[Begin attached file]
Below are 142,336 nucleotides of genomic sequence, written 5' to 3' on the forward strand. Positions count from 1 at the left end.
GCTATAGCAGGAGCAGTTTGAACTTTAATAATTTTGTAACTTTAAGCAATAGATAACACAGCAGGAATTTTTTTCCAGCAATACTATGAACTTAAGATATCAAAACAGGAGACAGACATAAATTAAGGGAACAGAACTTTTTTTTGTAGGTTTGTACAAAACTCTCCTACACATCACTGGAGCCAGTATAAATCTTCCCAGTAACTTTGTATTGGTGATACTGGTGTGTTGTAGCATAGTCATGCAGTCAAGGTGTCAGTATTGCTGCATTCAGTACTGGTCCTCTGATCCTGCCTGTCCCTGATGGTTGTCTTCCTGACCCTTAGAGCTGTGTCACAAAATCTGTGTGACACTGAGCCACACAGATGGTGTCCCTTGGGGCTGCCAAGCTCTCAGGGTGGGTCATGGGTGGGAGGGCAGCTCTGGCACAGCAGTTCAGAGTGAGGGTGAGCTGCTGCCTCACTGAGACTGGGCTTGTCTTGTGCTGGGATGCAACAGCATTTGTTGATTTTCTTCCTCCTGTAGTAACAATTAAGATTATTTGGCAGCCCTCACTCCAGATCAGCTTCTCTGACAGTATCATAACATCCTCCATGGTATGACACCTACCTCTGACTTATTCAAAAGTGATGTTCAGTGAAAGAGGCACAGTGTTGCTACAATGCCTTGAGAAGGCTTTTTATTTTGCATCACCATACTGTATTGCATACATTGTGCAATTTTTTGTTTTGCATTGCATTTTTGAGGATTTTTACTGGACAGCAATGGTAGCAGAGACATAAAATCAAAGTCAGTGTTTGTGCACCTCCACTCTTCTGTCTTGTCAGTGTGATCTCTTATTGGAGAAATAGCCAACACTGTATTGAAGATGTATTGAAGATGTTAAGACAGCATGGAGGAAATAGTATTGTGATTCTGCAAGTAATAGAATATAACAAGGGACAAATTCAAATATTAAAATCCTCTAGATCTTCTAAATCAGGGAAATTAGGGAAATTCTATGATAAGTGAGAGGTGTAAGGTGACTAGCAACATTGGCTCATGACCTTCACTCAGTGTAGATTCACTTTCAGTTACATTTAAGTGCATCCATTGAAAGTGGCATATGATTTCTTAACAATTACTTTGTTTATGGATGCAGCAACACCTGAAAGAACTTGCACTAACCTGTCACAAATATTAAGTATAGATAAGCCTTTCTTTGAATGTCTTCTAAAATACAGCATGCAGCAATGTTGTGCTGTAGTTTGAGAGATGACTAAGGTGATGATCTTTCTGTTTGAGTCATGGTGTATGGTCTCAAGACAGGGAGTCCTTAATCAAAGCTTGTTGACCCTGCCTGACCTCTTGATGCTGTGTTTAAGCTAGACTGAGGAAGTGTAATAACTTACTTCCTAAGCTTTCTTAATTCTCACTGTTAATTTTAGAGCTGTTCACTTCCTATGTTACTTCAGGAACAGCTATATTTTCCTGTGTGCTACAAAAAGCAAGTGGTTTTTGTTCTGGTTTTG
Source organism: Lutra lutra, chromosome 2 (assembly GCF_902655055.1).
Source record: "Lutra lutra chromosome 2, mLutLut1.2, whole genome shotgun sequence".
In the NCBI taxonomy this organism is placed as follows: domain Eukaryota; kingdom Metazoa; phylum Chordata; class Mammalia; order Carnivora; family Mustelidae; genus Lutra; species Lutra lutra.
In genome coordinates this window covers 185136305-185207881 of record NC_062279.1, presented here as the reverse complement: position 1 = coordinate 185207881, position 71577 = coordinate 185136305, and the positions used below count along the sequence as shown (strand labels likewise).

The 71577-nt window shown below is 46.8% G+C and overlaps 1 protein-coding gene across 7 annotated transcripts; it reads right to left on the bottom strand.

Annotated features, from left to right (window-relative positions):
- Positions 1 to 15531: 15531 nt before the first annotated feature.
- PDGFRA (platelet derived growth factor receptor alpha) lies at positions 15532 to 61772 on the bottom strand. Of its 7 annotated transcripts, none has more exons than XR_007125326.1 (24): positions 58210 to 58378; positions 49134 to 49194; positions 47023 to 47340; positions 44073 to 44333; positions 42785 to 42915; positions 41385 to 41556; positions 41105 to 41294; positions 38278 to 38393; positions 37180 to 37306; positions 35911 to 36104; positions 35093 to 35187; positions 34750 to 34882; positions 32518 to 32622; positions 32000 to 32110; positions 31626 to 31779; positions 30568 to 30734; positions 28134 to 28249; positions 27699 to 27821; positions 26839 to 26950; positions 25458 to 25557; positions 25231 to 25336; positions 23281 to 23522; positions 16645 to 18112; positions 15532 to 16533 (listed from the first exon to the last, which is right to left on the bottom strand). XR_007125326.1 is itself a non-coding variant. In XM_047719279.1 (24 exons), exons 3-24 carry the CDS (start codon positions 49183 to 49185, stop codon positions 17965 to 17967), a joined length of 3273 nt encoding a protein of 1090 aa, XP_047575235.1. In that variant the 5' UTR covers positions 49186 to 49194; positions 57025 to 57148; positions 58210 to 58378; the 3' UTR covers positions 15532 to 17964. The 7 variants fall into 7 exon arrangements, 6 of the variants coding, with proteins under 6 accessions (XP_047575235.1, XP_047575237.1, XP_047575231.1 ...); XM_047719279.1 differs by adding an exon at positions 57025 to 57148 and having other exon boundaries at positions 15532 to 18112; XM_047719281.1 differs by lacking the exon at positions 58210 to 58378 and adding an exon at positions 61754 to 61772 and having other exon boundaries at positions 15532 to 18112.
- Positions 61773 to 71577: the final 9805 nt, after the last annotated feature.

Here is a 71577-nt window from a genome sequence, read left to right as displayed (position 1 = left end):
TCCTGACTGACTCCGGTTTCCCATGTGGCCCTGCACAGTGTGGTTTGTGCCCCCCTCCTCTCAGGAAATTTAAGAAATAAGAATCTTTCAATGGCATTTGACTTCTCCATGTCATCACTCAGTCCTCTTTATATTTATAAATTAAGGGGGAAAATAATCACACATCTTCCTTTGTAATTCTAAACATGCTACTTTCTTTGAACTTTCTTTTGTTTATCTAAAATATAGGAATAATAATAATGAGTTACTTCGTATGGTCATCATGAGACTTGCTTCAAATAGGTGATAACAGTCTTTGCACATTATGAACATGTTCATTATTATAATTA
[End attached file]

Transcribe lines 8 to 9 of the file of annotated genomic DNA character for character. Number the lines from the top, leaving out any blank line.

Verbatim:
Annotated features, from left to right (window-relative positions):
- Positions 1 to 15531: 15531 nt before the first annotated feature.